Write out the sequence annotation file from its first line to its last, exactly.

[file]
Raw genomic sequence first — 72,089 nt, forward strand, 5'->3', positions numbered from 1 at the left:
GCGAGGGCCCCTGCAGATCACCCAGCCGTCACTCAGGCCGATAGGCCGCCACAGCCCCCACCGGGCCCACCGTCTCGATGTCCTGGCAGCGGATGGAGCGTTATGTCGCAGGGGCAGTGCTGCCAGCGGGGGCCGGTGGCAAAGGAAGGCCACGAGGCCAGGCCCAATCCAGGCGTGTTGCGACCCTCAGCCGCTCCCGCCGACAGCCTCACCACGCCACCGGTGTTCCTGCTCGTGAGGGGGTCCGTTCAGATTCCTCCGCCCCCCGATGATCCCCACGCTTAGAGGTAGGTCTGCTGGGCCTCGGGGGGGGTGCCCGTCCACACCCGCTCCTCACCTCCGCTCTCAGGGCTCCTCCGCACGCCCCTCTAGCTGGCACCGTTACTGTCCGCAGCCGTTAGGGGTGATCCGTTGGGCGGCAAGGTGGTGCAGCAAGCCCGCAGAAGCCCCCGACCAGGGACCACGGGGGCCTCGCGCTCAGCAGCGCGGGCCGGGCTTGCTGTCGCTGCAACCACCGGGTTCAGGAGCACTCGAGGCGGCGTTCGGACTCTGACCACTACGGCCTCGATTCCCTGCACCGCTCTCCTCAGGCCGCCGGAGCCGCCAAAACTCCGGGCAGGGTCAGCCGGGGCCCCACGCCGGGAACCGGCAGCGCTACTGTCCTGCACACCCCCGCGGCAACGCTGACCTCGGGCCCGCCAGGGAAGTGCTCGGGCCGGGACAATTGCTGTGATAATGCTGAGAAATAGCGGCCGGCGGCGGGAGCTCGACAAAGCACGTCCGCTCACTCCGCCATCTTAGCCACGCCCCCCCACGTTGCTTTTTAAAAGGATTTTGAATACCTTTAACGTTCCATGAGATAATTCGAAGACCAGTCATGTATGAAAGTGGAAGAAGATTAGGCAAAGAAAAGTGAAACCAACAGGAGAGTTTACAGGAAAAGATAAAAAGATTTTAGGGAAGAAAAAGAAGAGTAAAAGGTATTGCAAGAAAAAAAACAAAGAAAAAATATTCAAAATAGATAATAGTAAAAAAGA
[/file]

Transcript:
Raw genomic sequence first — 72,089 nt, forward strand, 5'->3', positions numbered from 1 at the left:
GCGAGGGCCCCTGCAGATCACCCAGCCGTCACTCAGGCCGATAGGCCGCCACAGCCCCCACCGGGCCCACCGTCTCGATGTCCTGGCAGCGGATGGAGCGTTATGTCGCAGGGGCAGTGCTGCCAGCGGGGGCCGGTGGCAAAGGAAGGCCACGAGGCCAGGCCCAATCCAGGCGTGTTGCGACCCTCAGCCGCTCCCGCCGACAGCCTCACCACGCCACCGGTGTTCCTGCTCGTGAGGGGGTCCGTTCAGATTCCTCCGCCCCCCGATGATCCCCACGCTTAGAGGTAGGTCTGCTGGGCCTCGGGGGGGGTGCCCGTCCACACCCGCTCCTCACCTCCGCTCTCAGGGCTCCTCCGCACGCCCCTCTAGCTGGCACCGTTACTGTCCGCAGCCGTTAGGGGTGATCCGTTGGGCGGCAAGGTGGTGCAGCAAGCCCGCAGAAGCCCCCGACCAGGGACCACGGGGGCCTCGCGCTCAGCAGCGCGGGCCGGGCTTGCTGTCGCTGCAACCACCGGGTTCAGGAGCACTCGAGGCGGCGTTCGGACTCTGACCACTACGGCCTCGATTCCCTGCACCGCTCTCCTCAGGCCGCCGGAGCCGCCAAAACTCCGGGCAGGGTCAGCCGGGGCCCCACGCCGGGAACCGGCAGCGCTACTGTCCTGCACACCCCCGCGGCAACGCTGACCTCGGGCCCGCCAGGGAAGTGCTCGGGCCGGGACAATTGCTGTGATAATGCTGAGAAATAGCGGCCGGCGGCGGGAGCTCGACAAAGCACGTCCGCTCACTCCGCCATCTTAGCCACGCCCCCCCACGTTGCTTTTTAAAAGGATTTTGAATACCTTTAACGTTCCATGAGATAATTCGAAGACCAGTCATGTATGAAAGTGGAAGAAGATTAGGCAAAGAAAAGTGAAACCAACAGGAGAGTTTACAGGAAAAGATAAAAAGATTTTAGGGAAGAAAAAGAAGAGTAAAAGGTATTGCAAGAAAAAAAACAAAGAAAAAATATTCAAAATAGATAATAGTAAAAAAGA